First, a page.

Tuesday, June 16, 2009

That Viral Oklahoma Cop Video

I generally refrain from posting about police brutality incidents because William Grigg over at LewRockwell.com does such an excellent job of doing so that in most cases I would just have to parrot what he says. Today he had one about the "choke-hold seen 'round the world" which seems to me so astute that I'll just paste the whole thing in below.

State Trooper Daniel Martin, whose foul-mouthed, petulant assault on paramedic Maurice White, Jr. was recorded and widely disseminated on the Web, “is an Iraq war veteran who returned from the Middle East about a month before the May 24 incident in Paden, 40 miles east of Oklahoma City,” reports the AP.

Martin, who was speeding in a frantic rush to get nowhere in particular, had his feelings hurt when the ambulance — which was actually providing a useful service by ferrying Stella Davis to the hospital — didn’t pull over for him. He then compounded his useless rage by imagining that the driver flipped him off.

When he finally pulled the ambulance over, Mr. White — a man of amazing patience and dignity — intervened to explain that the ambulance was carrying a patient. This prompted a tantrum from Martin, who assaulted White twice and threatened to arrest both him and the driver. That attempt failed, but not before Martin actually placed a hand on White’s throat to choke him as the patient’s family looked on in stunned, disgusted disbelief.

Later, at the hospital, Martin actually said in the presence of witnesses that he was prepared to pull his gun and use lethal force against White. [LH: I'd like to add, though, that to Martin's credit, he did apologize to these people at this time. He had enough sense to realize that what he had just done, in front of two cameras, was probably a very poor career move.]

This, according to Martin’s attorney, is “a good man…. He’s not this ogre, this depriver of people’s rights.” Ogre he may not be. Petty tyrant with a gun he most certainly is. And both he and his tantrum make the case for two badly needed reforms.

First, assuming that we’re stuck with government police agencies, nobody who has served in the military should ever be permitted to work as a civilian police officer. Martin’s conduct is typical of a solider in an army of occupation; perhaps he thought that Mr. White, a black man, could be treated like a “Haji.”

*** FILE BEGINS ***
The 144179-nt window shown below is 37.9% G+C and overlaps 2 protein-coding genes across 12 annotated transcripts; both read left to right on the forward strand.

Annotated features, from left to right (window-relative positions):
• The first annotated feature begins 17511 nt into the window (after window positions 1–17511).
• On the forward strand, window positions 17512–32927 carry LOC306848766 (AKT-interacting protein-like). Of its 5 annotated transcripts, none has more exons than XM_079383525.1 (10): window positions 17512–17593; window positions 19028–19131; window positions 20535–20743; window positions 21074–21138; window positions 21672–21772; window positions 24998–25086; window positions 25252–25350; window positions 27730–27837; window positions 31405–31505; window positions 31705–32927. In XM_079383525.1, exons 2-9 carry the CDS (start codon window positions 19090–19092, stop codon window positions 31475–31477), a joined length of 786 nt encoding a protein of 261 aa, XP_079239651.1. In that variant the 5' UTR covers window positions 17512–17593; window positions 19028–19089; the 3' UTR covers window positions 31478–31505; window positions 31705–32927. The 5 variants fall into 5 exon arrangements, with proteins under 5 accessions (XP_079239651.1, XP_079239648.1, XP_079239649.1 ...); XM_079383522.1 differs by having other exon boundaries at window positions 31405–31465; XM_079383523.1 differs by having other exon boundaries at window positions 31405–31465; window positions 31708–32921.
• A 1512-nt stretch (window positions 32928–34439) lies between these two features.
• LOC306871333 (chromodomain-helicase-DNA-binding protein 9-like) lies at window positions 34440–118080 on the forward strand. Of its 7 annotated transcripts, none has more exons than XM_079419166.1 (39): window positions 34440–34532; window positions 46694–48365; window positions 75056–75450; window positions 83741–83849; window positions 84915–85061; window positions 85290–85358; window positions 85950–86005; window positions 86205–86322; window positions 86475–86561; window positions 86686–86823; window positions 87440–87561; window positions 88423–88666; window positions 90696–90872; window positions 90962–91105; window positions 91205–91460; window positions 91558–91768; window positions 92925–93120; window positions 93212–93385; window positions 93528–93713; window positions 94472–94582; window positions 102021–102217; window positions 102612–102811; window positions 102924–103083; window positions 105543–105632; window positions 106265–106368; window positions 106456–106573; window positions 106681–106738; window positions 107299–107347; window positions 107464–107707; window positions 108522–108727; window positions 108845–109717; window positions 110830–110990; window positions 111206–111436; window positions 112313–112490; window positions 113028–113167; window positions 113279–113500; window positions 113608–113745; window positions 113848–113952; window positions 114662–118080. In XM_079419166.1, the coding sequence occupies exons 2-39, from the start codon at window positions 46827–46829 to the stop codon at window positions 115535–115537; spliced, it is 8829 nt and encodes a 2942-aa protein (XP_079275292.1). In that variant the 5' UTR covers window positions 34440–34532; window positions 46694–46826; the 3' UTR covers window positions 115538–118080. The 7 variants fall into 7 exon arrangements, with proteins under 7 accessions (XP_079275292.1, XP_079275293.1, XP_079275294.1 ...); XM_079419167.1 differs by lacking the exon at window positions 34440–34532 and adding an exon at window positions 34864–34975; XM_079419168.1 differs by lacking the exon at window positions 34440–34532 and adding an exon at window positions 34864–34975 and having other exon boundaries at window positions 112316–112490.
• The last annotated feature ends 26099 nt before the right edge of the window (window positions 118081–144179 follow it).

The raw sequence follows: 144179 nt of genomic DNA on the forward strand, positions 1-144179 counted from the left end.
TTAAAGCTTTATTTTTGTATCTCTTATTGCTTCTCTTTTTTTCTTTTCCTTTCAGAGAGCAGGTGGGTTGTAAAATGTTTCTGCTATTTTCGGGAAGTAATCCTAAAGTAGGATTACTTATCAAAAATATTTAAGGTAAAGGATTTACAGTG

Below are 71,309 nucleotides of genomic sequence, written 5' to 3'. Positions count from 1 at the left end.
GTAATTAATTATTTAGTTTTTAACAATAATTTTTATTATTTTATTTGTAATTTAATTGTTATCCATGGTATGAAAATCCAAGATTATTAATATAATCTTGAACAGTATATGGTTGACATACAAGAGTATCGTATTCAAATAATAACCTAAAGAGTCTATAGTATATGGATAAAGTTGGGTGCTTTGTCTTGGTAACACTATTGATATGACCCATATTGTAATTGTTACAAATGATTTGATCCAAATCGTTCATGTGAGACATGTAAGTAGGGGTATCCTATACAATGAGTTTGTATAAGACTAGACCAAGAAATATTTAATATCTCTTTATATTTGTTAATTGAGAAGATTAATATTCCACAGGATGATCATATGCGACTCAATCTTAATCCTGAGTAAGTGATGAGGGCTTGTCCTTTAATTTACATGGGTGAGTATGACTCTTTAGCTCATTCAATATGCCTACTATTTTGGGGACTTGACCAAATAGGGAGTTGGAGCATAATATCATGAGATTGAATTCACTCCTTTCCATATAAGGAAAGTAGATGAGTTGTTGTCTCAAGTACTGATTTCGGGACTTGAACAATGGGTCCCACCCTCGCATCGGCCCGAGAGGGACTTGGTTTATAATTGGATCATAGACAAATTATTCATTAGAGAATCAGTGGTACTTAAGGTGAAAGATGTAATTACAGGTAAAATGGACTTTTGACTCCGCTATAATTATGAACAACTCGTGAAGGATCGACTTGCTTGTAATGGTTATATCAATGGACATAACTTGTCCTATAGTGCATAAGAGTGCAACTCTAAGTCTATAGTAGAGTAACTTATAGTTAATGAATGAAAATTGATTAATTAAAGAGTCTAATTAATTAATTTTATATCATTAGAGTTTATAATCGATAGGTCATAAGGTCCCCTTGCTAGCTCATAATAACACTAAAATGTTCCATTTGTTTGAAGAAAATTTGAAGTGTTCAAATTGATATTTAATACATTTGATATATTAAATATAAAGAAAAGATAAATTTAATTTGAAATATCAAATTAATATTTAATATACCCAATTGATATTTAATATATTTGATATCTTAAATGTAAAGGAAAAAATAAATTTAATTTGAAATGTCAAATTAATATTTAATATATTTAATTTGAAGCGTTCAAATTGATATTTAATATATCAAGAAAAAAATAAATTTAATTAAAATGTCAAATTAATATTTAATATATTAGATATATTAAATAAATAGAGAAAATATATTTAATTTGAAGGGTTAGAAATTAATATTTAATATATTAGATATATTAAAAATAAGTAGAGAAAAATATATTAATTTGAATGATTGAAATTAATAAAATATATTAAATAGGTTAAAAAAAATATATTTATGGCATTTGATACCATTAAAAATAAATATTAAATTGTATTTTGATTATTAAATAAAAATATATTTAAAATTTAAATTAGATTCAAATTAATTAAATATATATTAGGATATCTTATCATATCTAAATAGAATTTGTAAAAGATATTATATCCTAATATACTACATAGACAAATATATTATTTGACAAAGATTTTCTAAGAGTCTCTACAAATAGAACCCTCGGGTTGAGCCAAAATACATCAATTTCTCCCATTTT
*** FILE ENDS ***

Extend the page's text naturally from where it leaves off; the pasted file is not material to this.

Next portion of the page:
Second, the states need to restore the legal protection for the common law right to resist unlawful arrest. If an actual criminal resists arrest, this could be taken into account for the purposes of enhancing the sentence for an actual crime against persons or property.

According to Gary James, Trooper Martin’s attorney, “One thing that police officers are taught is that a person that will fight a police officer is an extreme danger to the public.”

As to which party to this assault (called, in typical fashion, a “fight,” “scuffle,” or “altercation,” rather than by its proper name) is an “extreme danger,” the public can watch the video. To use the proper legal expression, res ipsa loquitir.

Mr. White’s calm, dignified resistance in the face of Martin’s splenetic, adolescent rage was genuinely inspiring. His was the conduct of a citizen, rather than a “submitizen.”

All I would add to or subtract from this:

I think I would demote the suggestion about people who have served in the military from a requirement to a rough desideratum, directed toward peopled charged with hiring new police officers. It is one factor that surely could be offset by other considerations. Also, I would further modify it to specifying only that the candidate not have served recently in an occupying military force. If he/she served at a desk in Ft. Dix, then I don't think that would by itself be relevant to whether they would be a good bet as a cop.

I am shocked to hear that resisting an illegal arrest is not already a right. Years ago, a student of mine who was a captain in the army at the time (he now
happens to be a general) told me that every soldier, believe it or not, has a perfect legal right to disobey any illegal order. The military doesn't publicize this very well, but it is the law just the same.